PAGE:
Canadian tech champ Magnet Forensics sold to U.S. private equity firm for $1.8 billion

Company to be merged with another digital forensics company; Jim Balsillie to remain on board

Author of the article: Kevin Carmichael,  Bianca Bharti

Published Jan 20, 2023  •  Last updated 2 days ago  •  4 minute read

Magnet Forensics Inc founders Adam Belsher and Jad Saliba outside the Toronto Stock Exchange on May 3, 2021 for the company's IPO.
Magnet Forensics Inc founders Adam Belsher and Jad Saliba outside the Toronto Stock Exchange on May 3, 2021 for the company’s IPO. PHOTO BY GEOFF PARKIN/MAGNET FORENSICS

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The leaders of Canadian software darling Magnet Forensics Inc. said they agreed to sell the cybersecurity company they built from scratch in Waterloo, Ont. to American private equity firm Thoma Bravo for $1.8 billion.

Magnet is a popular example that technology advocates use to demonstrate Canada’s potential as a global player in something other than oil and gas and financial services.

Jad Saliba, one of the co-founders, developed the technology on which Magnet Forensics is based during spare hours and weekends more than a decade ago, when he was an officer with the Waterloo Region Police Service. He decided to start a company in 2010, and teamed with Adam Belsher, who was then a BlackBerry Ltd. executive, to create Magnet.

Jim Balsillie, the former co-CEO of BlackBerry’s forebearer, Research in Motion, was an early backer and serves as chair of Magnet’s board of directors, an example of how wealth and talent from earlier tech success stories can create the conditions for entrepreneurs to move their ideas beyond the garage stage.

“I am proud when I see these kinds of transactions,” said Damien Steel, global head of ventures at Omers Ventures. “This is not a U.S. tech company coming in and taking over a Canadian company. This is a U.S. financial backer picking a Canadian tech company, as one of the best in class, and putting a significant about of capital behind it.”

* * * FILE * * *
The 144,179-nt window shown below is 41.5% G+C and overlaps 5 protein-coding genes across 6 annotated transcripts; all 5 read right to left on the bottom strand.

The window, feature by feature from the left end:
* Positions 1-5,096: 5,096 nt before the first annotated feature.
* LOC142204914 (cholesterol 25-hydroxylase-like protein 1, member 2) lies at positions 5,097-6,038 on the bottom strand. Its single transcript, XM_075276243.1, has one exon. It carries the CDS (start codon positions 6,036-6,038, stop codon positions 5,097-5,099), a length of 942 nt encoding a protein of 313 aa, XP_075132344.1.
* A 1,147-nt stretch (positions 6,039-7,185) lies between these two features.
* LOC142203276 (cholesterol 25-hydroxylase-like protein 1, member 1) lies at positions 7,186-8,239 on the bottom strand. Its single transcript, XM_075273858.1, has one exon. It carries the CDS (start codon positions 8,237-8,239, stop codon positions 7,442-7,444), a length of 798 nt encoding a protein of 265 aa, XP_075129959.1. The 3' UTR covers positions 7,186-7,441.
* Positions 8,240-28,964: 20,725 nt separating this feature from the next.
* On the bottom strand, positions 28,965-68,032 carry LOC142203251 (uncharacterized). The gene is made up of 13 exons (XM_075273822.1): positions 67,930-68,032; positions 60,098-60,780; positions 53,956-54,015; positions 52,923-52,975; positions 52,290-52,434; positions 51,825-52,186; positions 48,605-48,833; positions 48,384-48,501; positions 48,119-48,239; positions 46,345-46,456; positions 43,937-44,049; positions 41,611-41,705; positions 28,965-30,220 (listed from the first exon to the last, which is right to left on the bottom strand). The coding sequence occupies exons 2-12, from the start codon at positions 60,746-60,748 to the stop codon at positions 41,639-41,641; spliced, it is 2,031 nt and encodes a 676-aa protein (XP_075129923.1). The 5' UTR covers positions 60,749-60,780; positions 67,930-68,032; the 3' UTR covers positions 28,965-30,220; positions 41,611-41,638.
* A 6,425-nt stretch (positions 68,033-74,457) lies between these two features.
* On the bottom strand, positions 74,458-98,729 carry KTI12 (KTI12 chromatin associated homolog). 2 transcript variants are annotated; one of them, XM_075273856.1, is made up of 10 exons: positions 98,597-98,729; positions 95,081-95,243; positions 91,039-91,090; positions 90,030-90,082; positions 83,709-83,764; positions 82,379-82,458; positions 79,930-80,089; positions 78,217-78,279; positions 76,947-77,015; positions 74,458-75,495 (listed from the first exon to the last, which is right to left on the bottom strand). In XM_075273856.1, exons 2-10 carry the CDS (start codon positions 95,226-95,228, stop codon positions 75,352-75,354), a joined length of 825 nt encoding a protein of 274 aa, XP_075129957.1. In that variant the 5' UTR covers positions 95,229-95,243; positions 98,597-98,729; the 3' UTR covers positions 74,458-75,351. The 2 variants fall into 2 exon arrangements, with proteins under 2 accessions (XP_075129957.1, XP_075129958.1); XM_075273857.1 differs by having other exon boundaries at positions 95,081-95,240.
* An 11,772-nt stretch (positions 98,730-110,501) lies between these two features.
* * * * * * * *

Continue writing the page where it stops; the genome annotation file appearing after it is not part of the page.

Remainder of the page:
`Cybersecurity champion’

Belsher, the chief executive, and Saliba, the chief technology officer, took Magnet public in May 2021, raising $115 million. “We’ve always wanted to build a Canadian cybersecurity champion,” Belsher told the Financial Post around that time. “I hope people will start thinking, `Wow, we can take a company public in Canada.’ There’s appetite from investors, both in Canada and globally, for tech companies that are well run.”

Magnet will be less Canadian if the transaction goes through. Chicago-based Thoma Bravo intends to take Magnet private and merge it with Atlanta-based Grayshift LLC, a mobile-device digital forensics company that it acquired in July 2022.

A unit of Thoma Bravo will offer $44.25 per subordinate voting share, Magnet said on Jan. 20, a premium of 15.4 per cent to the stock’s last close. Rolling shareholders, including some members of the board, will get $39 for each subordinate and multiple voting share they hold.

Magnet shares jumped almost 14 per cent on the Toronto Stock Exchange, closing at $43.66.

The combination of Magnet and Grayshift will create “a powerful end-to-end digital investigations platform” that will help public-safety agencies around the world solve crimes and protect victims, the statement said.